Local News

Small Business Feeling Biggest Pinch From Water Limits

Posted February 15, 2008 6:07 p.m. EST
Updated February 15, 2008 7:12 p.m. EST

— Landscapers, car wash operators and other small-business owners had to adjust their processes or face going out of business Friday when Raleigh imposed more stringent water-use rules.

"I think it's going to hit everybody in the industry. We've got customers in every part of Wake County," said Keith Ramsey, who owns a nursery in Cary.

The Stage 2 water regulations that went into effect Friday in Raleigh and six area towns on the municipal water system ban outdoor watering and pressure-washing and require car washes to recycle water to remain open.

Officials said the tougher rules should save 2 million to 5 million gallons a day.

But Ramsey and other small-business owners said they want to know why Raleigh didn't crack down on large water users as much.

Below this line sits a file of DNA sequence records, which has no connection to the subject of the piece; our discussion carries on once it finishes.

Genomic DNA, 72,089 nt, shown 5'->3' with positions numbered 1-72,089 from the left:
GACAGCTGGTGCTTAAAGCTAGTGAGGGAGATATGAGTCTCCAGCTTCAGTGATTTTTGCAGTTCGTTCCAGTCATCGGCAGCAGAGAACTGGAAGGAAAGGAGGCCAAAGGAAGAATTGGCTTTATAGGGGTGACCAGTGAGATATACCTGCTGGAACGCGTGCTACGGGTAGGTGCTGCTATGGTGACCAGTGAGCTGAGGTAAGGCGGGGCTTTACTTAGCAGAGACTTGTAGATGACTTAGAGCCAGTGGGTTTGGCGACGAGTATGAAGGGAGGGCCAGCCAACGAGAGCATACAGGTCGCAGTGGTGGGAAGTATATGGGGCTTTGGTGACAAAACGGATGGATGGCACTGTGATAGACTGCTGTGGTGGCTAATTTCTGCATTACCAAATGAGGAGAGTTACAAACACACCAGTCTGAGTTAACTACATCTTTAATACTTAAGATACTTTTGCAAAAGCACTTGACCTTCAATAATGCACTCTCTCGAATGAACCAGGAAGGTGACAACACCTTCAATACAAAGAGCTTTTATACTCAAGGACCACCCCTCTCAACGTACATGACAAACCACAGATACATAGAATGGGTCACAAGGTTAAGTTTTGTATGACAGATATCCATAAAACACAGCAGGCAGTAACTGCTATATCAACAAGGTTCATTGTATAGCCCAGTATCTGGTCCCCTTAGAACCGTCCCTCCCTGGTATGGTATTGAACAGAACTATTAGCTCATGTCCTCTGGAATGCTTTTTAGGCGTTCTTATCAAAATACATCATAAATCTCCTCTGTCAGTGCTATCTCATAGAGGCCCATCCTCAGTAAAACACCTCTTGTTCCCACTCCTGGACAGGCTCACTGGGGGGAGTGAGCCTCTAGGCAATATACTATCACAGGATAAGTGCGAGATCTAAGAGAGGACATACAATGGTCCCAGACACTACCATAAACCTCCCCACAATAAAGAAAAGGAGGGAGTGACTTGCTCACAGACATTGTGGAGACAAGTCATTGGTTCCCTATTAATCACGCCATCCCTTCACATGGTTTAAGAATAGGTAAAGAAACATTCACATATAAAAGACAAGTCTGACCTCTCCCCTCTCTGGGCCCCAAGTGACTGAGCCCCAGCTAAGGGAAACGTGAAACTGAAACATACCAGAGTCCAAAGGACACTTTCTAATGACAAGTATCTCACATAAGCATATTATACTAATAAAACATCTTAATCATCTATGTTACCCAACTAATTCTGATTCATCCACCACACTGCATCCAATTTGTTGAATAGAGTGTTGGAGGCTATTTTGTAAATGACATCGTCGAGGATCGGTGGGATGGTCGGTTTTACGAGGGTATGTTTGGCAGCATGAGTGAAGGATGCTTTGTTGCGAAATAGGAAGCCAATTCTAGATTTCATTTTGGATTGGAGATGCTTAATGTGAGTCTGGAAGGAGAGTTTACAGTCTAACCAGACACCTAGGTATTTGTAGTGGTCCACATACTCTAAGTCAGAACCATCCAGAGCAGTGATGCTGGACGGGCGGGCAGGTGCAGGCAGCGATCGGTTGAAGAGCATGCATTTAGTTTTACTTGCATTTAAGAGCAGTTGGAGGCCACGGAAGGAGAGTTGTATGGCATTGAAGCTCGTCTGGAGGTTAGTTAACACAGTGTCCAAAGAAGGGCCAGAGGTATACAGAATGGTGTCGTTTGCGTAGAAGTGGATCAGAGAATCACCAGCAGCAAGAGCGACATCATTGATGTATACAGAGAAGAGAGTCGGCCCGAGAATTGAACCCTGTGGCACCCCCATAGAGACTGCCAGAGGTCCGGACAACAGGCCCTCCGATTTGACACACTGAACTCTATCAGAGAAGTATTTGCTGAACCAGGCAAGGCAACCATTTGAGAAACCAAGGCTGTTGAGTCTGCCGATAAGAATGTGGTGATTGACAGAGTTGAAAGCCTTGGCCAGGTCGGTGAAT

"We could go to Pepsi or any of the other major water users and demand they reduce water use and see a much much bigger savings," he said.

Pepsi Bottling Ventures is one of the top water consumers in Raleigh, accounting for almost 1 percent of the daily demand on the municipal system. The company said it has changed its processes and started reusing water to cut water consumption by 2 percent since 2005 while expanding production.

"I honestly have no idea why we chose certain industries to target versus others," Raleigh City Councilman Philip Isley said. "We all try to do our best with the information that's provided ... We ask our city manager and director of public utilities for enough information to allow us to vote."

Ed Buchan, water conservation specialist with Raleigh's Public Utilities Department, said the Stage 2 restrictions focus on targets where violations are easy to spot and enforce.

"(The rules are) there to obviously deliver a message to folks – a powerful message, hopefully," Buchan said.

The City Council is expected to begin devising even tougher "Stage 3" rules next week, and Buchan said all options, including more cutbacks by industrial users, would be considered.